Philip Kimely Boit is a cross-country skier and the first Kenyan to participate in the Winter Olympics. His first name is sometimes spelled as "Phillip". Philip Boit and his compatriot Henry Bitok were trained in Finland in order to become competitive skiers. Both were former middle distance runners with no previous skiing experience, their project was sponsored by sportswear giant Nike. Their winter training began in February 1996. Kenya had only one slot for the 1998 Winter Olympics in Nagano, taken by Philip Boit, while Henry Bitok finished his skiing career soon afterwards. Boit's participation in the games gained worldwide media coverage, he finished last in the 10-kilometer classic race. The awards for the race were delayed while the winner Bjørn Dæhlie waited for Boit to reach the finish line in order to hug him; the experience was so moving for Boit. Boit participated in the 1999 Nordic skiing World Championships in Ramsau and again finished last in the 10 km classic event. After the event Nike dropped their sponsorship, hence he had to settle for "dry training" in Kenya for over two years.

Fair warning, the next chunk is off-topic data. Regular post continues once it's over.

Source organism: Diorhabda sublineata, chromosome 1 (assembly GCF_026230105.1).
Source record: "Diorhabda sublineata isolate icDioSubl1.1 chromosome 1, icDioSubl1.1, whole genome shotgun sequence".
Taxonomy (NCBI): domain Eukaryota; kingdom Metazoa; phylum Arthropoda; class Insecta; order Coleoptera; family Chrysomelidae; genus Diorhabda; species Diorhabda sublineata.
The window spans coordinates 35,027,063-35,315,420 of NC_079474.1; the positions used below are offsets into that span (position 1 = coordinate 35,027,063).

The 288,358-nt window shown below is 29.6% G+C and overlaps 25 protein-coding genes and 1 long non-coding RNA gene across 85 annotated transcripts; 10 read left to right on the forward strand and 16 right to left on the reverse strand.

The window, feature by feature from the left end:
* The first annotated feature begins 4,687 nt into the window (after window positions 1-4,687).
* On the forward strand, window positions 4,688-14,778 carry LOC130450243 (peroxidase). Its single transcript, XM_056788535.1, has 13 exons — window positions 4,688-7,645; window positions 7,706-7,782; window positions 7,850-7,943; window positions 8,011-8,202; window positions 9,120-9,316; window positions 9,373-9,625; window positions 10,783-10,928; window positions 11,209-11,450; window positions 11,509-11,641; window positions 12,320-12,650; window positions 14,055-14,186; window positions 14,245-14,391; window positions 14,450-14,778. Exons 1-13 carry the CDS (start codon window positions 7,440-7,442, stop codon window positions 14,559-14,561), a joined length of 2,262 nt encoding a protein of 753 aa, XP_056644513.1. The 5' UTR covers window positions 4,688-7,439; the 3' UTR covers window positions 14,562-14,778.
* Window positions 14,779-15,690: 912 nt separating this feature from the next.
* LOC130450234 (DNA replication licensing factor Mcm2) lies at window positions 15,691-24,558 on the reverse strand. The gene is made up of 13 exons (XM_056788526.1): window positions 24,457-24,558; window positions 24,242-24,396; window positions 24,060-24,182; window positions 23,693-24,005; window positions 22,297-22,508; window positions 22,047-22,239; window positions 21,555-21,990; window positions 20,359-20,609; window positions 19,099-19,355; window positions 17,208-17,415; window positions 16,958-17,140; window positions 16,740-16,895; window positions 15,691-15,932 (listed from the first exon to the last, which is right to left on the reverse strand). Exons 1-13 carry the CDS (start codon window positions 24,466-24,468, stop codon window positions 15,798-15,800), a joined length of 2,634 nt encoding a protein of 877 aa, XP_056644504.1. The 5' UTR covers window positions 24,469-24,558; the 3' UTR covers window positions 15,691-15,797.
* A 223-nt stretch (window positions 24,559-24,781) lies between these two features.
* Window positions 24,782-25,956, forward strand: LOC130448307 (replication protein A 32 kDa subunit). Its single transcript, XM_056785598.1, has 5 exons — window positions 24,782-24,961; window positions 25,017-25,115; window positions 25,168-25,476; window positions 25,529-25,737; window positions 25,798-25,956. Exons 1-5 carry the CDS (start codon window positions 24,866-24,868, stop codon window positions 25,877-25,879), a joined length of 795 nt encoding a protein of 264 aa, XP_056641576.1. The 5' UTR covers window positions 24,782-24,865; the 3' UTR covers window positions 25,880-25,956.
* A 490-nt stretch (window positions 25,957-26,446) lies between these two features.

In the 2002 Winter Olympics in Salt Lake City Boit finished 64th in the sprint race, beating three competitors. After the Salt Lake City Olympics Boit left competitive skiing again, but came back to participate in the 2006 Winter Olympics in Turin where he finished 92nd in the 15 km Classic, ahead of five fellow competitors. Boit said in a 2006 interview that he was planning to retire after 2010 Winter Olympics to be held in Vancouver. In 2007, he competed in the World Ski Championships held in Sapporo, the same country where he started his Olympic career. Boit had planned to retire after the 2010 Winter Olympics. However, he did not meet the requirements needed to start in the Games as he missed the limit by two FIS points, his attempts to qualify for the Olympics had been hampered by illness. After missing the Olympics, Boit decided to continue his career by a year and retire after the 2011 World Championships to be held in Oslo, Norway. Boit finished 42nd during qualification, therefore was unable to compete in the 15 kilometre classical.